The Life and Times of Don McCusker

I got an email from a reader a few months ago who was particularly pleased that an old post mentioned his father, Don McCusker. McCusker was a North American Aviation test pilot and one of the few men to fly the full scale Gemini manned Test Tow Vehicle (TTV), the full scale Gemini spacecraft mated to the paraglider wing. Some research in unusual places, and a fascinating correspondence with his wife Helena, gave me fairly good picture of McCusker’s life. So while my research isn’t quite finished, I thought I’d write a short overview of the very interesting life of a test pilot that almost no one knows about. (Left, the Martin-built B57 that was used in research and development tests of a guidance systems. Don McCusker is on top, at the time serving as manager of the simulated MACE program. USAF.)

Continue reading “The Life and Times of Don McCusker”

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The Unsinkable Gusmobile

On March 23, 1965, Gus Grissom and John Young launched on the first manned Gemini mission, Gemini 3. First planned as a followup to Mercury known as Mercury Mark II, development of the Gemini spacecraft took nearly six years. The finished product was an expression of what Grissom wanted in a spacecraft, from the cockpit layout to the placement of each switch and instruments. It was, in many ways, his baby. Grissom’s close hand in its design prompted many of his fellow astronauts to call NASA’s second-generation spacecraft the Gusmobile.  (Left, the Gemini 3 crew, Gus Grissom and John Young in 1965.) Continue reading “The Unsinkable Gusmobile”

Vintage Space Fun Fact: Tang in Space

When people think about what NASA has done for the Earth-bound among us, most cite the invention of space foam and Tang among its greatest accomplishments. That’s not entirely true. Offshoots of technologies NASA has developed have given us things like LASIK eye surgery and the ability to turn on appliances remotely from our smartphones. Also, NASA didn’t invent Tang. But Tang’s story does run parallel to NASA’s. (Left, a 1960s advertisement for Tang with an image of a Gemini spacecraft in orbit that draws a comparison between the astronauts and the average consumer. Clever marketing.) Continue reading “Vintage Space Fun Fact: Tang in Space”

Painting Rockets

I recently built my first model — a 1:144 scale Saturn V. I posted this picture of the painted but unassembled rocket online, and it wasn’t long before I got an email from a fellow space-enthusiast. He asked about the paint scheme I used. He used the same design on a model years ago, and neither of us followed the paint scheme of any Saturn V that actually flew. I’d been so distracted following the directions and getting the lines straight that I didn’t stop to look at where the lines were going. It got me thinking about the Saturn V’s design scheme, which might be one of the more interesting histories of paint. Turns out, most of the readily accessible information is geared towards model builders. That’s all well and good, but it didn’t tell me why German-built launch vehicles have always varied their paint scheme.  Continue reading “Painting Rockets”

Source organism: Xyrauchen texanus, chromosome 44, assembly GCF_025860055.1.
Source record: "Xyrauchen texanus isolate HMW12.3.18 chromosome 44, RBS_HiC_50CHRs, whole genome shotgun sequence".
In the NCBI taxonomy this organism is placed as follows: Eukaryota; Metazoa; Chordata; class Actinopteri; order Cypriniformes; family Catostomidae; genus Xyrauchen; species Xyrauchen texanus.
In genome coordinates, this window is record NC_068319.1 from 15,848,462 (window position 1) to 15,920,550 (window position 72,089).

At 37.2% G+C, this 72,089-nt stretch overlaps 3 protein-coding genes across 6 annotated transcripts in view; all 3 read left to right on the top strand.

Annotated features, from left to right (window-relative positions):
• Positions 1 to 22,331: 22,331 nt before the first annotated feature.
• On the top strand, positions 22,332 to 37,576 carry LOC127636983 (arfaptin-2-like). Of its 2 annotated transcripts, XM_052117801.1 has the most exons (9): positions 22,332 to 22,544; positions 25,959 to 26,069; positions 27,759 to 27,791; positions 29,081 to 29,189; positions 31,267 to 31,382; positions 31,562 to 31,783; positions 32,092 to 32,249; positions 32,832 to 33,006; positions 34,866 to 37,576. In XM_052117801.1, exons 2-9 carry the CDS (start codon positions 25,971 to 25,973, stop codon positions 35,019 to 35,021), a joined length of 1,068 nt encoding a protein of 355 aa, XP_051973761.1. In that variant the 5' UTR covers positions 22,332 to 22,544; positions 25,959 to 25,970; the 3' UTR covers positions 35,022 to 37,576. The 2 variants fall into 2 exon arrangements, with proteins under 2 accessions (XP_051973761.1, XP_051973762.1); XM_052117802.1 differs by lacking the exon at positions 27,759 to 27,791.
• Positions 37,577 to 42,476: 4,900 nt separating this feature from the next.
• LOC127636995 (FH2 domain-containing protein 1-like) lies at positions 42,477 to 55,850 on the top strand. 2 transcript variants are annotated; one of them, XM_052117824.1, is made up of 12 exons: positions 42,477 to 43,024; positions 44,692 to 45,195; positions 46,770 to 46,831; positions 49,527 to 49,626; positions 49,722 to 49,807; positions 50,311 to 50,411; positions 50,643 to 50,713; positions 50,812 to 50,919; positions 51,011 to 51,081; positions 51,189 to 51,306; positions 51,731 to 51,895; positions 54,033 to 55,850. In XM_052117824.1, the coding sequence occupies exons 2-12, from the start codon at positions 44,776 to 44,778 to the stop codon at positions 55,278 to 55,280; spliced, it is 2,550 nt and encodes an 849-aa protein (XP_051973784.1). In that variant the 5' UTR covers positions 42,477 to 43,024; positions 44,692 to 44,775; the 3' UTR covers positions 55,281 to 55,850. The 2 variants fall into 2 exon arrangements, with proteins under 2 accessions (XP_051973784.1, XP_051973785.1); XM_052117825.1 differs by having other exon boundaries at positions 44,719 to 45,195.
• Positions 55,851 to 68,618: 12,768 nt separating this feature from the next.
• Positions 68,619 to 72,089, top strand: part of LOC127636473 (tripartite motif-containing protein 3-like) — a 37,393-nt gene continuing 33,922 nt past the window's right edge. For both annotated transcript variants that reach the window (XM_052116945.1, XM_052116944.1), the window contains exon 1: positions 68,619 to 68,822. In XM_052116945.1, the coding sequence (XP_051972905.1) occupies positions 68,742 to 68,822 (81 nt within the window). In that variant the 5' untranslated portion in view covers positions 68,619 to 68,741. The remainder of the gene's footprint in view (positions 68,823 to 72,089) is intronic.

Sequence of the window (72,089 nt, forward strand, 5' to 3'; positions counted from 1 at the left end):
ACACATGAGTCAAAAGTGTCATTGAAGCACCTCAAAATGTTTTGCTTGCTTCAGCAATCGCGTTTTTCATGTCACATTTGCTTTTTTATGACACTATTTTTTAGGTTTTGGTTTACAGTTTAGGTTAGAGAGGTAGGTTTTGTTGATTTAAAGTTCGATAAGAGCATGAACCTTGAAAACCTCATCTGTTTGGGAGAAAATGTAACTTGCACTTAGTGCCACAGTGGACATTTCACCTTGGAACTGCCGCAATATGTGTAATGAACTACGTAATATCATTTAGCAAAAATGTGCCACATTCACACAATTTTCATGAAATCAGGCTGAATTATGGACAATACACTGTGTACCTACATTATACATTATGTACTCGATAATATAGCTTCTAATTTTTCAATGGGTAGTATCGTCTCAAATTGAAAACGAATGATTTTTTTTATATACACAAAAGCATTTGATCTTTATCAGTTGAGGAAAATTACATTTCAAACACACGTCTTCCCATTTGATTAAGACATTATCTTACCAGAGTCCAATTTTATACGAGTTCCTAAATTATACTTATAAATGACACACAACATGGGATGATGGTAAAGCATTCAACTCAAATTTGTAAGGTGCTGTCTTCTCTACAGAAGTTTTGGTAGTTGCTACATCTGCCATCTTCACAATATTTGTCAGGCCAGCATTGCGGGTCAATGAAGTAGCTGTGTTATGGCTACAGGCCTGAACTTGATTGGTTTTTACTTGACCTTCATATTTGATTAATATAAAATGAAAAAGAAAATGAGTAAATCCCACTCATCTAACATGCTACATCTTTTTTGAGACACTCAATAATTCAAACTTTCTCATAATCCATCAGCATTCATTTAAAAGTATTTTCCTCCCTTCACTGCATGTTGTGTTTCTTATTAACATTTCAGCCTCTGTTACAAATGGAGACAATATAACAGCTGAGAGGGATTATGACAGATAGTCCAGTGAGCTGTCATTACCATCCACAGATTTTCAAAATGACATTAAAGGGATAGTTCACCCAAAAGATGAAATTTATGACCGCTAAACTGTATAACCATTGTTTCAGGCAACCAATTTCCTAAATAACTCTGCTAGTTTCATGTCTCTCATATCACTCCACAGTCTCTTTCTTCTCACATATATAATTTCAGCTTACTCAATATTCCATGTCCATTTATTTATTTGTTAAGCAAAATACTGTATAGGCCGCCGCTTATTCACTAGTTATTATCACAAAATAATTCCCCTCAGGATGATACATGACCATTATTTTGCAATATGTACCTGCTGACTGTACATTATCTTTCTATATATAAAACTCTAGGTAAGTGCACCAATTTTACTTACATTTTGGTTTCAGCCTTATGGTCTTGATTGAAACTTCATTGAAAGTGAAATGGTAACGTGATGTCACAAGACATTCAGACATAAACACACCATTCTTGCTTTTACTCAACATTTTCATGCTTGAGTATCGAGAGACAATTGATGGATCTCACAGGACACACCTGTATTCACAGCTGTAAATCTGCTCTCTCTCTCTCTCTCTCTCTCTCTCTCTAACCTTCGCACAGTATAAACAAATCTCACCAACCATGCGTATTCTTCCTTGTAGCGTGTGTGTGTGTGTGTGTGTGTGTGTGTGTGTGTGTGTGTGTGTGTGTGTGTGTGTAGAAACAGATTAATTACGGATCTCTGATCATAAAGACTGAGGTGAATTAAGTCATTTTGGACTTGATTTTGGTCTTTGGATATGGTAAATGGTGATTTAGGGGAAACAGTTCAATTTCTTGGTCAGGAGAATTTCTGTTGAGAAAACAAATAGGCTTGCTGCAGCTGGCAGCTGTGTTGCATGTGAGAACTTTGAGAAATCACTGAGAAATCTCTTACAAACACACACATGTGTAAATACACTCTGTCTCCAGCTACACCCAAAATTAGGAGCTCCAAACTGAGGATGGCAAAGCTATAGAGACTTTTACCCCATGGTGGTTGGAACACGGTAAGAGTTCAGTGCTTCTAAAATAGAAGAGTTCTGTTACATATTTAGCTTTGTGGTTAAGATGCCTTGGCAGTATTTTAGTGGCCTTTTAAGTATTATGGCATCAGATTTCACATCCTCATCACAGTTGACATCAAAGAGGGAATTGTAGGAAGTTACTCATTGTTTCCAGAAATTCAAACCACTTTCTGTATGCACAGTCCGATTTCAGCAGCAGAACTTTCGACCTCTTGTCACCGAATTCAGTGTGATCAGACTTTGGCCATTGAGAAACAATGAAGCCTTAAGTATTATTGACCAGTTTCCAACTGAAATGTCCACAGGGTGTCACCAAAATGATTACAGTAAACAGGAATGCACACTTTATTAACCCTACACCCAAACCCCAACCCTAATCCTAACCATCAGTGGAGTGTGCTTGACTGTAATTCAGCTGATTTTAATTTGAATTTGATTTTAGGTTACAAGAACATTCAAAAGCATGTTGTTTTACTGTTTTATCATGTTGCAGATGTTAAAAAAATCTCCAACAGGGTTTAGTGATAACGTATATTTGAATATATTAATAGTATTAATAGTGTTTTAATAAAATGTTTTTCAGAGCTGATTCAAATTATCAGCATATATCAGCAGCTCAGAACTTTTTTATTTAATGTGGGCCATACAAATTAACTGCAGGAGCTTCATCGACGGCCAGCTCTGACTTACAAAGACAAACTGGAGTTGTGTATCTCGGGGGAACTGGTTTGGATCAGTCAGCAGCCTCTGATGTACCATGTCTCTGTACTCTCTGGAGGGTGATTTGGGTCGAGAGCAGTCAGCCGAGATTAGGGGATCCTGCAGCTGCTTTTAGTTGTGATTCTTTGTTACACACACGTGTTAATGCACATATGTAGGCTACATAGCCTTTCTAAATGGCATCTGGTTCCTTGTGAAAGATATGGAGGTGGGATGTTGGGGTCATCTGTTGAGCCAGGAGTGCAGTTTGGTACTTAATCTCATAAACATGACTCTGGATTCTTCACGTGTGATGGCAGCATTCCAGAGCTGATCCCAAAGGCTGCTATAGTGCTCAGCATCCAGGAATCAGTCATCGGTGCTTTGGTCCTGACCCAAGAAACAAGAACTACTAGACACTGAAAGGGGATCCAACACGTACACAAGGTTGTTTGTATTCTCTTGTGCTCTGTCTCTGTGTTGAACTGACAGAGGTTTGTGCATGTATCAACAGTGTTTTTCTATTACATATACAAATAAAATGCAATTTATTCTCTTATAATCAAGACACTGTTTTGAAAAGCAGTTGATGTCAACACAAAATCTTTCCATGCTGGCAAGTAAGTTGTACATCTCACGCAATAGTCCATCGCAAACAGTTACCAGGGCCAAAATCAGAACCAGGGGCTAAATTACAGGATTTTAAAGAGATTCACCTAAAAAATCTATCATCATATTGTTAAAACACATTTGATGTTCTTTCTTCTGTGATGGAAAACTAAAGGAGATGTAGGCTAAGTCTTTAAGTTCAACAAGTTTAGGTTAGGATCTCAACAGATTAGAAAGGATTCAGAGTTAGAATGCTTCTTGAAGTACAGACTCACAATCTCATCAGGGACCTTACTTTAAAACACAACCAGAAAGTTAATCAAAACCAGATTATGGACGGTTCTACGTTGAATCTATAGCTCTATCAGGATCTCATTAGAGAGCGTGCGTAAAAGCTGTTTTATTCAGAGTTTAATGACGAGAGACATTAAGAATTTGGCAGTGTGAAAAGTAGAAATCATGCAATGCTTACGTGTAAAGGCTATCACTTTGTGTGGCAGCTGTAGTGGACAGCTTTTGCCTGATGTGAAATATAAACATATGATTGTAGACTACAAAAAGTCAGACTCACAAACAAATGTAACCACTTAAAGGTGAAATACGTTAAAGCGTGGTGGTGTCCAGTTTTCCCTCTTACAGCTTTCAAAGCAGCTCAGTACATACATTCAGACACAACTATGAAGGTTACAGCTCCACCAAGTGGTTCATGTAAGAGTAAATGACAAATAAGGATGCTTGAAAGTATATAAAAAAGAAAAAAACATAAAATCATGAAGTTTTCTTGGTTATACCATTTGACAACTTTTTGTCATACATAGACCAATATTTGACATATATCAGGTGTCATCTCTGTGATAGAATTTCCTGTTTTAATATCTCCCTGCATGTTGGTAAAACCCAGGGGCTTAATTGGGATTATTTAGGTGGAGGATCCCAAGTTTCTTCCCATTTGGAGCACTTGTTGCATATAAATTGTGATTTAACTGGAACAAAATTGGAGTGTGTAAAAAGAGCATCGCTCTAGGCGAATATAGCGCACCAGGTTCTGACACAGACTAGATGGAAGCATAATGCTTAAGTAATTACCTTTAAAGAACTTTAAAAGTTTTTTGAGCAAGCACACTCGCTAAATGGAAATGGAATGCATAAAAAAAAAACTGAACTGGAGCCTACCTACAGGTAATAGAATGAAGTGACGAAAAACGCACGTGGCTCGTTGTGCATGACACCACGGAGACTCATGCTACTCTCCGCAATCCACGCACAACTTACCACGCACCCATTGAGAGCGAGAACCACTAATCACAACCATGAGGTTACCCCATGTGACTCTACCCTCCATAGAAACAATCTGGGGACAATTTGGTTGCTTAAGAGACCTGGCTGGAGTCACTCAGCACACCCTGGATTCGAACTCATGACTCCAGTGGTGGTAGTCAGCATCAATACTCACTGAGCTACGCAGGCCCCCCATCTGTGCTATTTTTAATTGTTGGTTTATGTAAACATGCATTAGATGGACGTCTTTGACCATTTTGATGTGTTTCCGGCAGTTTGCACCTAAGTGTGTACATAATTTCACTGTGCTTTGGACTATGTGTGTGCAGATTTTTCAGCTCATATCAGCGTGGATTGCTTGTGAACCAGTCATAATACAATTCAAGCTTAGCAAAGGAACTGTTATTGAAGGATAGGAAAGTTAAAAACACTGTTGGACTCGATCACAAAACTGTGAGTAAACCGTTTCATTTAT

Taking Gemini to the Moon

Apollo 8 is usually synonymous with Christmas — at least among spaceflight enthusiasts. In 1968, NASA made the daring decision to send Apollo 8 into lunar orbit in the name of getting American men to the moon ahead of the Soviet Union. On Christmas eve, the crew – Frank Borman, Jim Lovell, and Bill Anders – famously read from the book of Genesis. (Left, an artist’s concept of Apollo 8 firing its main engine to return to Earth.)

Sent with only a Command and Service module, the mission is often considered one of NASA’s greatest risks of the space race. But there were other equally audacious lunar missions in the planning stages long before NASA had a viable mission with Apollo 8. As early as 1961, the agency considered sending men to the moon, and even landing them on the surface, with a Gemini spacecraft. Continue reading “Taking Gemini to the Moon”

Vintage Space Fun Fact: High Flying Gemini

With the exception of Apollo flights, manned spaceflight has operated exclusively in low Earth orbit, the area in space that extends up to about 1,300 vertical miles. In 1966, the Gemini XI crew set an as-of-yet unbroken altitude record within low Earth orbital flights. Using the Agena’s engine, Pete Conrad and Dick Gordon reached an apogee (peak distance from the Earth) of 850 miles; most Gemini missions, and missions since, have operated under the 200 mile altitude. (Left, Dick Gordon during an EVA. 1966.)

So why did Gemini XI get to fly higher than any other mission? In short, because Conrad wanted to.  Continue reading “Vintage Space Fun Fact: High Flying Gemini”

Vintage Space Fun Fact: Gene Kranz’s Vests

Flight director Gene Kranz is perhaps best known as the man behind the team that got the Apollo 13 crew home safely. He is also known for his trademark flattop hair style and his vests. In training and during missions, he was rarely seen without a vest over his button down shirt. But these vests were more than just a fashion statement. Inseparable from the man who wore them, Kranz’s vests became symbolic of the “can-do” attitude mission controllers adopted when dealing with emergencies in space. (Left, Kranz eats at his console in the Mission Operations Control Room in Houston. 1965.)

So just how did a vest become such a powerful symbol? Continue reading “Vintage Space Fun Fact: Gene Kranz’s Vests”